Quenching China’s Thirst for Water
As world population swells and the threats of climate change become increasingly prominent, freshwater resource security is a growing concern around the world. Rapid urbanization and industrialization in countries like China only serves to hasten an imminent water crisis, as recent droughts in the normally lush south have shown. An article in Forbes describes China’s precarious water situation and how the current five-year-plan is addressing it:
China’s water issues are particularly acute. The country’s water supply is smaller than that of the U.S., yet it must meet the needs of a population nearly five times as large. Industrialization has taken its toll on this already limited resource. Industrial and biological pollution has contaminated almost 90 percent of the underground water in Chinese cities. The World Health Organization (WHO) estimates that one out of four (300 million) Chinese do not have daily access to clean water, and that one out of two (700 million) are forced to consume water below WHO standards. High population density, a poor ratio of available water to demand, and regional imbalances in available water supplies are serious challenges for China in managing its usable water supply. Frequent floods ravage cities in the south and east, and droughts are a regular occurrence in the north and west.
[…]In its 12th Five-Year Plan which began in 2011, China will shift its environmental focus to water. From 2011 to 2015, the country will spend a total of $536 billion on water purification and waste water treatment plants, irrigation systems, and flood control projects. Currently, only 50 percent of urban sewage is treated. By 2015, the government intends to add 42 million tons of daily sewage treatment capacity to increase its urban waste water treatment rate to 85 percent.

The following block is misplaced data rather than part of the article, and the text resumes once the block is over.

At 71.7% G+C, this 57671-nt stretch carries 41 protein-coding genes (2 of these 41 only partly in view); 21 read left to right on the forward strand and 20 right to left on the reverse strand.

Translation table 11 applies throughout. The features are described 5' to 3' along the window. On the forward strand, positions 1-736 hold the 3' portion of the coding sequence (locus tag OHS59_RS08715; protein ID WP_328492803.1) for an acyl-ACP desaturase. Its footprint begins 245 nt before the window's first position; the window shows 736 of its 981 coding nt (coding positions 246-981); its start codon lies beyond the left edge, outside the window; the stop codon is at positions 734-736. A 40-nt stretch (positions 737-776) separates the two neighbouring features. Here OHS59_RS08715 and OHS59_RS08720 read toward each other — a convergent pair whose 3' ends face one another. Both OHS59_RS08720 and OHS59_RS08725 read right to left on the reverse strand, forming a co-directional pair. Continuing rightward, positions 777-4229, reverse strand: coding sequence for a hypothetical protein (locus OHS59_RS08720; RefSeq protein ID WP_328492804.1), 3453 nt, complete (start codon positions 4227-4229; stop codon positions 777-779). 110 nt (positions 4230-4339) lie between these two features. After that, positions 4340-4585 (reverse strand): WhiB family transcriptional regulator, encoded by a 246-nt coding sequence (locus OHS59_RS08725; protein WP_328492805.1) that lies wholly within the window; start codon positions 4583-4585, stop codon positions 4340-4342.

[…]Implementation of the water-related programs called for in the 12th Five-Year Plan has already begun. In 2011, the first year of the plan, total spending on water resources management increased significantly to RMB 345.2 billion ($54.6 billion). In addition to water treatment and recycling, China has already initiated programs to limit the loss of human life and property damage caused by flash floods. At the end of last year, RMB 3.8 billion ($603 million) was earmarked to subsidize flash-flood forecasting projects in 1,100 counties throughout the country. It is expected that the number of counties will be increased to 1,800 and that $1.8 billion will be spent on flash-flood forecasting programs by 2013.
Within a political culture that has prized economic growth above almost anything else for most of the last three decades, getting local leaders to accommodate slower growth by tabling water-intensive industrial and power-generation plans will be easier said than done.
Even if China were today able to simply turn on a dime, the question of whether it would be too late ominously hangs over the entire issue of the country’s water shortage. Elizabeth Economy, a Senior Fellow at the Council of Foreign Relations, is one of the pre-eminent scholars on China’s environmental and water scarcity challenges.
She testified at the US-China Economic and Security Review Commission in January that, relative to China’s water supply problems, “a number of factors, such as corruption, lack of human and financial resources, and a weak policy environment have often undermined fulfillment of Beijing’s goals. A preference for large projects also hampers effective planning.” She went on to state “None of these policies-taken alone or collectively-has been sufficient to address the challenge at hand.”